Now the City Wants to Tax You Even More to Drink Alcohol

Mayor Michael Nutter and City Council President Darrell Clarke are leaning toward raising the tax you pay when you drink in bars and restaurants. Their logic: hiking the “liquor-by-the-drink” tax from 10 percent to 15 percent will help meet the School Reform Commission’s request for $60 million in additional funding. (Every 50 cents you pay for a five-dollar beer already goes to public schools.) In 2012, the city made $49 million from the tax; at 15 percent, it would have raked in about $73 million.

Or would it have?

In 2008, Ed Rendell appeared on a Pittsburgh-area radio station to talk about Allegheny County’s then-new liquor-by-the-drink tax (Philly’s has been in place since 1995), and said: “We don’t quite enforce in the neighborhood taverns as well as we do in the big hotels and restaurants.” When the host asked him if “You look the other way,” the governor responded: “Um, you can say that.”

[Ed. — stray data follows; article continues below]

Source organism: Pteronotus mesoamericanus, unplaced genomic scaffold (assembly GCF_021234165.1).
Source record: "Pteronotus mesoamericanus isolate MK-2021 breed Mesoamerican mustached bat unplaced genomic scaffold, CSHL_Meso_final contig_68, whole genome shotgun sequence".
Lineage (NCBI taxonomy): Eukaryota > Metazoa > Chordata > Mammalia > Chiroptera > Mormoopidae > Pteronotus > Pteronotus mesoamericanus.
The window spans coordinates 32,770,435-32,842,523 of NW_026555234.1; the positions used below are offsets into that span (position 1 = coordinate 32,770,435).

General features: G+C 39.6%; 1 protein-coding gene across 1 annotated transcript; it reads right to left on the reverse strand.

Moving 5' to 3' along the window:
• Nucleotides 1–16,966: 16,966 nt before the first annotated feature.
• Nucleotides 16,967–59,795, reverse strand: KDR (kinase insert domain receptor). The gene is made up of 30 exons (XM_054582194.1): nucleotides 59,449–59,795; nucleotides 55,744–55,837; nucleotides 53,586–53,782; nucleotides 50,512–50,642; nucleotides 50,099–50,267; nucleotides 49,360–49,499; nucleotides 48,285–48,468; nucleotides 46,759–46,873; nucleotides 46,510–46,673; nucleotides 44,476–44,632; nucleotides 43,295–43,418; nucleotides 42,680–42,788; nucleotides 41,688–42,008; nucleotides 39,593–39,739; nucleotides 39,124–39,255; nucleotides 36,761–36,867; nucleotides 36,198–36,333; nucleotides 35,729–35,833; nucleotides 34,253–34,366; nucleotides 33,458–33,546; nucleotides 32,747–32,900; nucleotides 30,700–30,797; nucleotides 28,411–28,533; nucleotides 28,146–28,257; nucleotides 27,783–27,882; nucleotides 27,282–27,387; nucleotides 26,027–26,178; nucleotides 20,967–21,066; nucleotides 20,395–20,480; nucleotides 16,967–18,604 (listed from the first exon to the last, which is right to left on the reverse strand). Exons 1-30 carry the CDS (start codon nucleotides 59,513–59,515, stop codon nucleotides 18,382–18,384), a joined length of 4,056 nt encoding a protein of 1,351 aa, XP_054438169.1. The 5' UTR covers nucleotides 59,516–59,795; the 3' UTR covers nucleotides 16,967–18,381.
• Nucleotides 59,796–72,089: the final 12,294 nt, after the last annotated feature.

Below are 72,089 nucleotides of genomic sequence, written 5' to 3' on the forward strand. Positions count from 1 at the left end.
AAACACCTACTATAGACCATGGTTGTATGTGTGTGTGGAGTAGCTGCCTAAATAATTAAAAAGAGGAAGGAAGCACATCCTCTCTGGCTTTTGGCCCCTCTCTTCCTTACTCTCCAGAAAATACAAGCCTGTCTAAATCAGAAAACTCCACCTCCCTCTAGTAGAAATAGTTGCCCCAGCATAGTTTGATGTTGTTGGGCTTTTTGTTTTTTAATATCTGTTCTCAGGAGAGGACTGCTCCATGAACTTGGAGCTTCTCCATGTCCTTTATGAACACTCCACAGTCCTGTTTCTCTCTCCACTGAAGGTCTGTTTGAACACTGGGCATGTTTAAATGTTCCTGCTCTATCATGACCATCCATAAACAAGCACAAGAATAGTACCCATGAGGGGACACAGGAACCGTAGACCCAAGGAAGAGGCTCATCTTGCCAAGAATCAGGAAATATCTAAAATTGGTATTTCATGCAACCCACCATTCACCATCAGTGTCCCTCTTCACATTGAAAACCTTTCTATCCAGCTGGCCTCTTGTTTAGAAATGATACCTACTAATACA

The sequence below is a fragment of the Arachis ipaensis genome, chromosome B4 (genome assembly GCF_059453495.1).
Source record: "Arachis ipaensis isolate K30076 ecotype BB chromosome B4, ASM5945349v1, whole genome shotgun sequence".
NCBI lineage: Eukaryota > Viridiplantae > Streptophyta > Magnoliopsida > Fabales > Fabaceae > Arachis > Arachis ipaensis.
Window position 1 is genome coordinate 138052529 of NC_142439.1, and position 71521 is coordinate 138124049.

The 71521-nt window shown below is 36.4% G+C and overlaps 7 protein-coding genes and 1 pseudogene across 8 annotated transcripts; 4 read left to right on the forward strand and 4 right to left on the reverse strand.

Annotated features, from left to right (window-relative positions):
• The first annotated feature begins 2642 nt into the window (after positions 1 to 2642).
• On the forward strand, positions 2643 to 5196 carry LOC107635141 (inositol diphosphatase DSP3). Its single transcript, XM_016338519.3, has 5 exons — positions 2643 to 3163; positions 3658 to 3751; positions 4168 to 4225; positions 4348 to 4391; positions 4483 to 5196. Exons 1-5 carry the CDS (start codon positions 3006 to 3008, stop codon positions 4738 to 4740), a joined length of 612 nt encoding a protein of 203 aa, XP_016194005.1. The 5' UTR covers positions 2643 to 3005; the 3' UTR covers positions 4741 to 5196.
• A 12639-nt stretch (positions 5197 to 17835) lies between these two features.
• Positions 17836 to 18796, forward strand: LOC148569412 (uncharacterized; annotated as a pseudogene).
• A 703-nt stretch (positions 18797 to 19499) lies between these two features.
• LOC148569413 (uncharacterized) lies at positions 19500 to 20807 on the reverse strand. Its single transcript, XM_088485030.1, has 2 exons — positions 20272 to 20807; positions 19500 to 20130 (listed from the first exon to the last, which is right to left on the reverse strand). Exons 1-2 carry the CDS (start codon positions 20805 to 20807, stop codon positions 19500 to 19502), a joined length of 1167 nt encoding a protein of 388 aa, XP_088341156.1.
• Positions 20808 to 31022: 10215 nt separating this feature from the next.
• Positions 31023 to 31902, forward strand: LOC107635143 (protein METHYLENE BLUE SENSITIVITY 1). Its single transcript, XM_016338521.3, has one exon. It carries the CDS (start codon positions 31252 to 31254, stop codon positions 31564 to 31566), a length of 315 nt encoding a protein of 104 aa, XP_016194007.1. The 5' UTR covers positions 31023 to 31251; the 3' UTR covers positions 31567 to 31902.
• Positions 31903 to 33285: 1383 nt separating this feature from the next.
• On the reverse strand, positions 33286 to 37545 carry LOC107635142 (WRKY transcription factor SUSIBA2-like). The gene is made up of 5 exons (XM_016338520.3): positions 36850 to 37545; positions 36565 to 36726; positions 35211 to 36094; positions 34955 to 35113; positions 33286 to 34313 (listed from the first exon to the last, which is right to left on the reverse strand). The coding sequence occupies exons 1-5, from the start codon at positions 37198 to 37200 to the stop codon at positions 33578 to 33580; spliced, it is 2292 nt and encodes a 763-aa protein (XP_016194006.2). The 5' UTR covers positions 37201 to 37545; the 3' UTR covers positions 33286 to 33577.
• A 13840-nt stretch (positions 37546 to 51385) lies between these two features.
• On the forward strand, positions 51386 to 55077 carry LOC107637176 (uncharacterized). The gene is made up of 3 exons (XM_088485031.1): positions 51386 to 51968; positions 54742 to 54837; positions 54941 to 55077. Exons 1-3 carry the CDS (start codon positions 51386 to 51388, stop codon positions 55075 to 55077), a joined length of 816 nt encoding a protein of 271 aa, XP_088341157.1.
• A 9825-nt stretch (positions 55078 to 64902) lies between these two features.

The numbers bear him out. Since 1995, according to the City Controller’s Office, $34 million in liquor-by-the-drink taxes have gone uncollected. Why? Seems Rendell was onto something: A 2001 report by the Controller concluded that of the city’s 2,200 liquor licenses (there are now 1,440) only 1,300-1,500 were actively paying taxes.

“It’s not clear whether the city has intentionally or sloppily not collected from certain people,” says tax reform advocate and City Controller candidate Brett Mandel. “But it definitely is a fact that not all liquor-by-the-drink taxes are being collected” in Philadelphia. Might be something for the city’s brand new tax collection czar Thomas Knudsen to look into.

For more, see Victor Fiorillo’s 2012 roundup on the tens of millions in various uncollected city taxes.